When a friend was writing a novel, he was concerned that his protagonist was too perfect.
People can't identify with perfection, he said. For the character to be sympathetic, he needs to have a flaw. He needs an injury or a wound of some sort so that people can identify with and care about him.
"Why don't you give him a limp?" I suggested, thinking of my own bum leg from a long-ago car accident. And thus, the character, an otherwise near-perfect man -- good-looking, smart and talented -- began to walk with a slight pause in his gait. To the reader, it was love at first limp.
Literature often reveals what life occludes, and the man with a limp provides clues to why people are so reluctant to support Mitt Romney. We keep hearing that he's "too perfect" and that so-called ordinary Americans can't identify with him. Indeed, there is something vaguely unfamiliar about Romney.
Handsome, rich and successful, he is happily married to a beautiful wife, father to five strapping sons and grandfather to many. At the end of a long day campaigning, his hair hasn't moved. His shirt is still unwrinkled and neatly tucked into pressed jeans. He goes to bed the same way he woke up -- sober, uncaffeinated, seamless and smiling in spite of the invectives hurled in his direction.
What's wrong with this guy? Nada. Which is precisely the problem. Romney could use a limp.
In order to humanize him, helpful critics have suggested that he smile less and try to show a little anger. Thanks to a new coach, he has become more aggressive and has begun punching back. Even so, audiences know instinctively that this is not the real Mitt. He's just not that mad, and why should he be?
He has earned enough money never to have to work again. His investments produce multiples of millions in barely taxable income. When he looks in the mirror, he gets to rest his eyes on a relentlessly handsome face.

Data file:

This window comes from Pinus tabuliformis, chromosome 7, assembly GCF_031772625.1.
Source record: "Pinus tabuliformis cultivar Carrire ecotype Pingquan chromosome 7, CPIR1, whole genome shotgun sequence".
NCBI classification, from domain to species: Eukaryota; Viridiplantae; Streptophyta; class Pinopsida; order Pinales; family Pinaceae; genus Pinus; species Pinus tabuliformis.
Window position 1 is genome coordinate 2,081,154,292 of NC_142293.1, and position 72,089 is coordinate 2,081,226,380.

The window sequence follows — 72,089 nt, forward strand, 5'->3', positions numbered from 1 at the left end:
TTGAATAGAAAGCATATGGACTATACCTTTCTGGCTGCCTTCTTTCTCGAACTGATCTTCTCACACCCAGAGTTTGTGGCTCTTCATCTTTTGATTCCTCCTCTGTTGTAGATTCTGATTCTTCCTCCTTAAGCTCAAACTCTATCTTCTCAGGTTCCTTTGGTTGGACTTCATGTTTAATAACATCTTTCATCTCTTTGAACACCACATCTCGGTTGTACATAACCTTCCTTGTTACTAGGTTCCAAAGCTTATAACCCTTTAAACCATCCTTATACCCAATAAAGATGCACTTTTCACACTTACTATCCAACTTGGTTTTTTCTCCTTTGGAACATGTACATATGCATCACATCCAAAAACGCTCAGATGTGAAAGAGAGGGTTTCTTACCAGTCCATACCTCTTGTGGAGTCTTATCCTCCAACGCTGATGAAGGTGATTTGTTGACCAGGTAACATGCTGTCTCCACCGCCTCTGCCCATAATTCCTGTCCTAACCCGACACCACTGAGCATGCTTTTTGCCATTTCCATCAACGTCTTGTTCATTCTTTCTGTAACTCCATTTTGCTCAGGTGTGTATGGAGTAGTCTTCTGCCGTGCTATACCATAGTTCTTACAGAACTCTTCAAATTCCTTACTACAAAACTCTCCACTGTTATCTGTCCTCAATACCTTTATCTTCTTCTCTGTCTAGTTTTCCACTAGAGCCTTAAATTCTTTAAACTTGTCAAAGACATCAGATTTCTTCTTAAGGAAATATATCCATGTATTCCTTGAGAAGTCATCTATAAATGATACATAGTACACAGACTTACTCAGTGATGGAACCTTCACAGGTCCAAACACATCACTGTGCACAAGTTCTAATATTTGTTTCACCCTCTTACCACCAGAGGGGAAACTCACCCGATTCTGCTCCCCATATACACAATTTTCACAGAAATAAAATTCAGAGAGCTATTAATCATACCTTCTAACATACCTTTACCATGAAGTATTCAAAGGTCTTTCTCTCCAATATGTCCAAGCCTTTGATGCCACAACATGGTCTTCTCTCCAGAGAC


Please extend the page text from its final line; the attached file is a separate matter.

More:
For most everyday Americans, life is less tidy. Half have been or will be divorced. Someone in the family is an alcoholic or a drug user. Most can barely pay their bills and there's not much to look forward to. When most Americans of Romney's vintage look in the mirror, they see an overweight person they don't recognize.
It isn't that Romney can't connect with people, as has been pronounced repeatedly. It is that people can't connect with him. This also helps explain why the far less-perfect Newt Gingrich can attract support against all reason.
Gingrich the serial husband, whose marriages merged one into the other; his questionable ethics and cosmic grandiosity are by now familiar. Though smart, he is often unwise. By those measures, he seems pretty much like most everyone else -- fallen, but who isn't? Mitt Romney, that's who.
Is it really necessary that a president be like the common person? It is possible to want to do something about poverty, unemployment and debt without having experienced them. The desire to eradicate cancer does not rely upon one's having suffered it.
Having a common touch is certainly helpful in politics. But these skills may be less important than they seem when it comes to problem solving. Ultimately, the nerdy, disciplined numbers-cruncher who has turned failing businesses around for a living might have a greater palliative effect on the nation's ills than someone who, by virtue of his own transgressions, feels others' pain.
It seems the question for voters is not whether they can forgive Romney his imperfections, which is most often the case in politics, but whether they can forgive him his perfections.